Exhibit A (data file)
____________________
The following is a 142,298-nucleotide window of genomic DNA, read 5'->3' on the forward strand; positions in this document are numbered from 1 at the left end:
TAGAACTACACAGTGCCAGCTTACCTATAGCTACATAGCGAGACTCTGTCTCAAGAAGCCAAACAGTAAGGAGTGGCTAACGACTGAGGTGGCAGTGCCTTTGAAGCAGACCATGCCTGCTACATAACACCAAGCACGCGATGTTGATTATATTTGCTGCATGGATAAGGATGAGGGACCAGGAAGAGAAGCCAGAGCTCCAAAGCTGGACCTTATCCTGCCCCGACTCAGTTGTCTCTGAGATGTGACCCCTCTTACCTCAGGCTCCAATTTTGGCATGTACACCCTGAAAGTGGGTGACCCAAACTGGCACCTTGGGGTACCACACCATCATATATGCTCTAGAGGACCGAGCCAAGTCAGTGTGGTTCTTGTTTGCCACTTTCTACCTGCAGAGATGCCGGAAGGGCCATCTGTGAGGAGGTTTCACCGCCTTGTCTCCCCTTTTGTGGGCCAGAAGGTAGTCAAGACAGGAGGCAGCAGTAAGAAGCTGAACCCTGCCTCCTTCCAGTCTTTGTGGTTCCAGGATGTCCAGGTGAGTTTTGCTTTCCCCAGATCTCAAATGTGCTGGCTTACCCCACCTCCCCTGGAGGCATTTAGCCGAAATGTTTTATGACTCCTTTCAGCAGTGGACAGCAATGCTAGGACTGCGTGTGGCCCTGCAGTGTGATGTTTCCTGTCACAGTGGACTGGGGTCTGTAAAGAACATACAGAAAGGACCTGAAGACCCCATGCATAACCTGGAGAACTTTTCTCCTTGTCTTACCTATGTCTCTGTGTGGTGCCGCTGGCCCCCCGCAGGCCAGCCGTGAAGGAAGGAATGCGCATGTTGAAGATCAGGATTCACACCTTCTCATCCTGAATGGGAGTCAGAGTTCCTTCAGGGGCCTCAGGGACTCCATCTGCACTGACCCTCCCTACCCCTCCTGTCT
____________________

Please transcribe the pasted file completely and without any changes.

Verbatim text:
The following is a 142,298-nucleotide window of genomic DNA, read 5'->3' on the forward strand; positions in this document are numbered from 1 at the left end:
TAGAACTACACAGTGCCAGCTTACCTATAGCTACATAGCGAGACTCTGTCTCAAGAAGCCAAACAGTAAGGAGTGGCTAACGACTGAGGTGGCAGTGCCTTTGAAGCAGACCATGCCTGCTACATAACACCAAGCACGCGATGTTGATTATATTTGCTGCATGGATAAGGATGAGGGACCAGGAAGAGAAGCCAGAGCTCCAAAGCTGGACCTTATCCTGCCCCGACTCAGTTGTCTCTGAGATGTGACCCCTCTTACCTCAGGCTCCAATTTTGGCATGTACACCCTGAAAGTGGGTGACCCAAACTGGCACCTTGGGGTACCACACCATCATATATGCTCTAGAGGACCGAGCCAAGTCAGTGTGGTTCTTGTTTGCCACTTTCTACCTGCAGAGATGCCGGAAGGGCCATCTGTGAGGAGGTTTCACCGCCTTGTCTCCCCTTTTGTGGGCCAGAAGGTAGTCAAGACAGGAGGCAGCAGTAAGAAGCTGAACCCTGCCTCCTTCCAGTCTTTGTGGTTCCAGGATGTCCAGGTGAGTTTTGCTTTCCCCAGATCTCAAATGTGCTGGCTTACCCCACCTCCCCTGGAGGCATTTAGCCGAAATGTTTTATGACTCCTTTCAGCAGTGGACAGCAATGCTAGGACTGCGTGTGGCCCTGCAGTGTGATGTTTCCTGTCACAGTGGACTGGGGTCTGTAAAGAACATACAGAAAGGACCTGAAGACCCCATGCATAACCTGGAGAACTTTTCTCCTTGTCTTACCTATGTCTCTGTGTGGTGCCGCTGGCCCCCCGCAGGCCAGCCGTGAAGGAAGGAATGCGCATGTTGAAGATCAGGATTCACACCTTCTCATCCTGAATGGGAGTCAGAGTTCCTTCAGGGGCCTCAGGGACTCCATCTGCACTGACCCTCCCTACCCCTCCTGTCT